As Limited Wish (2019) begins, Nick Hayes, the 16-year-old math genius that we met in One Word Kill (you need to read it first) is being pursued by a pack of drunken Cambridge students bent on beating him up. It’s 1986 and Nick has just been enrolled at Cambridge, thanks to the notice of Professor Halligan, a brilliant mathematician who recognizes Nick’s potential. What Prof Halligan doesn’t know is that Nick has to invent time travel so that when he’s older he can come visit his teenage self in the late 1980s and, in so doing, save Mia, the girl he thinks he loves and has a future with.
But there are several major problems with this scenario. Worst: (1) Nick has no idea how the mathematics of time travel might work, especially when you throw in the time paradoxes he’s experiencing, and (2) Mia has dumped Nick. Other significant problems include the hazing that Nick is undergoing at Cambridge, the weird instances where he seems to perceive time fragmenting to create multiple potential futures, the fact that he’s met another girl, Helen, who he’s very much attracted to, and some dire news he receives from his oncologist. At this point, Nick is fairly confused and realizing that he may have screwed up his future entirely. He needs to get it back on track if he hopes to survive to save himself and Mia.
Some visitors from the future ― one familiar character and one new one, Eva, who has a surprising connection to Nick ― complicate this process further, especially since they’re from incompatible futures. If that’s not bad enough, another vicious enemy appears who’s tasked by a shadowy investor with keeping Nick on task with his scientific research, and who begins to take an unhealthy interest in Nick because of certain events from One Word Kill. And have we mentioned that the universe is trying to kill Nick? (It’s nothing personal, Eva assures Nick, “just physics.”)
Mark Lawrence’s IMPOSSIBLE TIMES trilogy is reminiscent of (and possibly a celebration of?) 1985’s best movie, Back to the Future. It’s full of time paradoxes and competing versions of the past, present and future that shouldn’t be examined too closely; you’ve just got to deal with it. The number of hard-to-swallow coincidences, like a second villainous Rust brother, and the overload of problems and challenges faced by Nick, are hand-waved away as all part of Nick becoming a lightning rod for changes and paradoxes that the universe wants to prevent. Logically it’s hard to swallow, but if you can roll with it, it does make the story more exciting.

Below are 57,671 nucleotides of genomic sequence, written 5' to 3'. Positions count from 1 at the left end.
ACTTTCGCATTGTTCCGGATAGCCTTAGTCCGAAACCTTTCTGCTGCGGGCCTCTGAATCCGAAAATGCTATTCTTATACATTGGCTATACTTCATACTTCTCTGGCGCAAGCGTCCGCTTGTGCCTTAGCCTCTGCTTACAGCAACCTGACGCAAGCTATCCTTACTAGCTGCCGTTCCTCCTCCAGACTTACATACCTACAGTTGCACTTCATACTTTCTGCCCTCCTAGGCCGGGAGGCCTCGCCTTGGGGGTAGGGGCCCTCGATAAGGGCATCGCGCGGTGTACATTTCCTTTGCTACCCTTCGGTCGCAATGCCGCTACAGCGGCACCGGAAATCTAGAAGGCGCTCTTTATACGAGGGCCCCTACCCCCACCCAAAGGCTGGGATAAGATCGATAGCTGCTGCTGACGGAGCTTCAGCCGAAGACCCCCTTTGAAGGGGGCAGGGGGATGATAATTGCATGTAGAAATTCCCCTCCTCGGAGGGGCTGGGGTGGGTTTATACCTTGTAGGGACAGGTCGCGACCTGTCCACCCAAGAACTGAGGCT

We’re still concerned about the plot issue that Tadiana mentioned in our review of One Word Kill ― we’re simply not convinced that the first instance of time-travel, the one that created all these problems for Nick and his friends, ever needed to happen in the first place. So far, the suffering and confusion that has resulted doesn’t seem worth it. We’re hoping Lawrence is going to convince us otherwise by the end of the trilogy but at this point we’re doubting it, and will reluctantly chalk it up to some extremely unadmirable selfishness or blinkered thinking on Nick’s part.
Fans of One Word Kill will surely enjoy Limited Wish. Other than the change in setting and the addition of a few new characters, it is an expansion of the story in One Word Kill and the prose, characterization, and dialog continue to impress us. We love how Nick talks about the way mathematics underlies the structure of the universe.
[T]here are fabulous beasts that swim in the seas of mathematics. Multidimensional behemoths of incredible beauty that even the best of minds struggle to glimpse. The equations we battle with, the proofs that we use to nibble at the edges of such wonders: these are the shadows cast by those we hunt.
We also love the retro feel of the novel and Kat, especially, can relate to these characters since she was also starting college in the fall of 1986. (And she will admit to occasionally, like Nick, wallowing in teenage misery while listening to Sisters of Mercy ― though she didn’t have as compelling reasons as Nick.)
The titles of the IMPOSSIBLE TIMES trilogy cleverly blend Nick’s personal life with the Dungeons & Dragons game he plays with his friends on the weekends. The title of the first book, One Word Kill, refers to Nick’s cancer diagnosis. Limited Wish, another spell used in Nick’s D&D game, reflects Nick’s realization that he can’t have everything he wants in life. Some things are going to have to be sacrificed. It’s also a metaphor for the idea that sometimes a small wish, or change, can have a major impact, which plays out in an intriguing way in the plot.
The final book is titled Dispel Illusion and will be released in November. We are wondering what illusions will be dispelled…
Kat recommends Brilliance Audio’s versions of the IMPOSSIBLE TIMES novels, which are beautifully narrated by Matthew Frow. By the way, Kat would also like to point out that people who wear Red Hot Chili Peppers T-shirts do not also wear Lady Gaga T-shirts.